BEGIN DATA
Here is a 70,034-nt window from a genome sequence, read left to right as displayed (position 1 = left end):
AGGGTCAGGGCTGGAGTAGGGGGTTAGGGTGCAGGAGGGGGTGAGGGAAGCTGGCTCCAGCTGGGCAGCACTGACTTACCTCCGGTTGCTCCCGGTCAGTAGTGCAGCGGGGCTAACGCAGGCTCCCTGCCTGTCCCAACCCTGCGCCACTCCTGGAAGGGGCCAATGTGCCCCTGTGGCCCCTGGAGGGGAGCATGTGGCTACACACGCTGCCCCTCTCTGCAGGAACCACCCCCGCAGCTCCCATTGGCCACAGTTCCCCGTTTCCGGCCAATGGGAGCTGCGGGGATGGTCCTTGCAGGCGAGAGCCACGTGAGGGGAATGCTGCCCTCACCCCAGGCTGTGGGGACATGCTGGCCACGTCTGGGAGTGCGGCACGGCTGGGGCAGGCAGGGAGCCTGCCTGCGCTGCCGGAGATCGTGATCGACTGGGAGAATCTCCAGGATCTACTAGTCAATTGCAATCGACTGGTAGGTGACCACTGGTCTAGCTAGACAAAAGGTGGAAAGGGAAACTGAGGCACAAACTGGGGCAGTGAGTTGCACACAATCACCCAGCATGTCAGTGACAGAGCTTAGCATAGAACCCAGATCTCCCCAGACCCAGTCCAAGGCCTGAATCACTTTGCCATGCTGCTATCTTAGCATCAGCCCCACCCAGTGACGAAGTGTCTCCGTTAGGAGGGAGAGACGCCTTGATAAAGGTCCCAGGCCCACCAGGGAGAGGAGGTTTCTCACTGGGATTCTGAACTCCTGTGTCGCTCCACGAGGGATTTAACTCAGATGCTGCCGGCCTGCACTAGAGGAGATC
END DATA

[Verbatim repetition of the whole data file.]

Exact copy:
Here is a 70,034-nt window from a genome sequence, read left to right as displayed (position 1 = left end):
AGGGTCAGGGCTGGAGTAGGGGGTTAGGGTGCAGGAGGGGGTGAGGGAAGCTGGCTCCAGCTGGGCAGCACTGACTTACCTCCGGTTGCTCCCGGTCAGTAGTGCAGCGGGGCTAACGCAGGCTCCCTGCCTGTCCCAACCCTGCGCCACTCCTGGAAGGGGCCAATGTGCCCCTGTGGCCCCTGGAGGGGAGCATGTGGCTACACACGCTGCCCCTCTCTGCAGGAACCACCCCCGCAGCTCCCATTGGCCACAGTTCCCCGTTTCCGGCCAATGGGAGCTGCGGGGATGGTCCTTGCAGGCGAGAGCCACGTGAGGGGAATGCTGCCCTCACCCCAGGCTGTGGGGACATGCTGGCCACGTCTGGGAGTGCGGCACGGCTGGGGCAGGCAGGGAGCCTGCCTGCGCTGCCGGAGATCGTGATCGACTGGGAGAATCTCCAGGATCTACTAGTCAATTGCAATCGACTGGTAGGTGACCACTGGTCTAGCTAGACAAAAGGTGGAAAGGGAAACTGAGGCACAAACTGGGGCAGTGAGTTGCACACAATCACCCAGCATGTCAGTGACAGAGCTTAGCATAGAACCCAGATCTCCCCAGACCCAGTCCAAGGCCTGAATCACTTTGCCATGCTGCTATCTTAGCATCAGCCCCACCCAGTGACGAAGTGTCTCCGTTAGGAGGGAGAGACGCCTTGATAAAGGTCCCAGGCCCACCAGGGAGAGGAGGTTTCTCACTGGGATTCTGAACTCCTGTGTCGCTCCACGAGGGATTTAACTCAGATGCTGCCGGCCTGCACTAGAGGAGATC